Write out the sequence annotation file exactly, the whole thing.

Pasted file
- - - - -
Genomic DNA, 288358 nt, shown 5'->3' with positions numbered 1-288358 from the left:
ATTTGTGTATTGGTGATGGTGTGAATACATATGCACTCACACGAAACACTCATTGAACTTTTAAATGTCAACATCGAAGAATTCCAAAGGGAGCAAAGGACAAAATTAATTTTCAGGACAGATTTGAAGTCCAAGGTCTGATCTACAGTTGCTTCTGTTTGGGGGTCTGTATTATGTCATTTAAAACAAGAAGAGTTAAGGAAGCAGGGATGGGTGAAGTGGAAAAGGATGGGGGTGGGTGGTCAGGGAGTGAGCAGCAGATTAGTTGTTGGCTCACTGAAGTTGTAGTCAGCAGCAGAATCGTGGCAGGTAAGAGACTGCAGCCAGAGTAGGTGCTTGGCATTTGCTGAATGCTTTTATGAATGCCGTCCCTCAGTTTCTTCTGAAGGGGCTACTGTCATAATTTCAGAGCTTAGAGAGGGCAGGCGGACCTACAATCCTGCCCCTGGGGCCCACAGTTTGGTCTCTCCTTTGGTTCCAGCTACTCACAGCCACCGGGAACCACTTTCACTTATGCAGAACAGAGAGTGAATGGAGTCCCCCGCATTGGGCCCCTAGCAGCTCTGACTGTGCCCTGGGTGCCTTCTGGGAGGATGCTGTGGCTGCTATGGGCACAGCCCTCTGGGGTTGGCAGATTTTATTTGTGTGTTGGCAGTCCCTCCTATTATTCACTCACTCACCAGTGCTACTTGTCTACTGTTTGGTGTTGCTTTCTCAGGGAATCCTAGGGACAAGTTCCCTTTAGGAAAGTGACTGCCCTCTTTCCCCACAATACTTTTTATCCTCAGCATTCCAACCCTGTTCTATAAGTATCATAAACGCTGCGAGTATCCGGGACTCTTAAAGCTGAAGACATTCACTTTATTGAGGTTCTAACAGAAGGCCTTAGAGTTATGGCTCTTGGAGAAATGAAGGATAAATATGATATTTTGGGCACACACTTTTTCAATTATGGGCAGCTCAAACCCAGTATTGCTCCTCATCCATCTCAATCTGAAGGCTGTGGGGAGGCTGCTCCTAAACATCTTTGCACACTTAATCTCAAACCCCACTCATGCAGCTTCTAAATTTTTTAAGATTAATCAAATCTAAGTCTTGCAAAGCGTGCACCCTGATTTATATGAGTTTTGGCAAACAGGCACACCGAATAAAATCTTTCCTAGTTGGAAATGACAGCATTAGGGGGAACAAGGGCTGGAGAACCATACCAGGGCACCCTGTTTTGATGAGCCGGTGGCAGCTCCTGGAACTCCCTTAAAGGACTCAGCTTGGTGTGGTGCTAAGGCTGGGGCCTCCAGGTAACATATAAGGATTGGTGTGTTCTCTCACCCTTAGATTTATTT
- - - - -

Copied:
Genomic DNA, 288358 nt, shown 5'->3' with positions numbered 1-288358 from the left:
ATTTGTGTATTGGTGATGGTGTGAATACATATGCACTCACACGAAACACTCATTGAACTTTTAAATGTCAACATCGAAGAATTCCAAAGGGAGCAAAGGACAAAATTAATTTTCAGGACAGATTTGAAGTCCAAGGTCTGATCTACAGTTGCTTCTGTTTGGGGGTCTGTATTATGTCATTTAAAACAAGAAGAGTTAAGGAAGCAGGGATGGGTGAAGTGGAAAAGGATGGGGGTGGGTGGTCAGGGAGTGAGCAGCAGATTAGTTGTTGGCTCACTGAAGTTGTAGTCAGCAGCAGAATCGTGGCAGGTAAGAGACTGCAGCCAGAGTAGGTGCTTGGCATTTGCTGAATGCTTTTATGAATGCCGTCCCTCAGTTTCTTCTGAAGGGGCTACTGTCATAATTTCAGAGCTTAGAGAGGGCAGGCGGACCTACAATCCTGCCCCTGGGGCCCACAGTTTGGTCTCTCCTTTGGTTCCAGCTACTCACAGCCACCGGGAACCACTTTCACTTATGCAGAACAGAGAGTGAATGGAGTCCCCCGCATTGGGCCCCTAGCAGCTCTGACTGTGCCCTGGGTGCCTTCTGGGAGGATGCTGTGGCTGCTATGGGCACAGCCCTCTGGGGTTGGCAGATTTTATTTGTGTGTTGGCAGTCCCTCCTATTATTCACTCACTCACCAGTGCTACTTGTCTACTGTTTGGTGTTGCTTTCTCAGGGAATCCTAGGGACAAGTTCCCTTTAGGAAAGTGACTGCCCTCTTTCCCCACAATACTTTTTATCCTCAGCATTCCAACCCTGTTCTATAAGTATCATAAACGCTGCGAGTATCCGGGACTCTTAAAGCTGAAGACATTCACTTTATTGAGGTTCTAACAGAAGGCCTTAGAGTTATGGCTCTTGGAGAAATGAAGGATAAATATGATATTTTGGGCACACACTTTTTCAATTATGGGCAGCTCAAACCCAGTATTGCTCCTCATCCATCTCAATCTGAAGGCTGTGGGGAGGCTGCTCCTAAACATCTTTGCACACTTAATCTCAAACCCCACTCATGCAGCTTCTAAATTTTTTAAGATTAATCAAATCTAAGTCTTGCAAAGCGTGCACCCTGATTTATATGAGTTTTGGCAAACAGGCACACCGAATAAAATCTTTCCTAGTTGGAAATGACAGCATTAGGGGGAACAAGGGCTGGAGAACCATACCAGGGCACCCTGTTTTGATGAGCCGGTGGCAGCTCCTGGAACTCCCTTAAAGGACTCAGCTTGGTGTGGTGCTAAGGCTGGGGCCTCCAGGTAACATATAAGGATTGGTGTGTTCTCTCACCCTTAGATTTATTT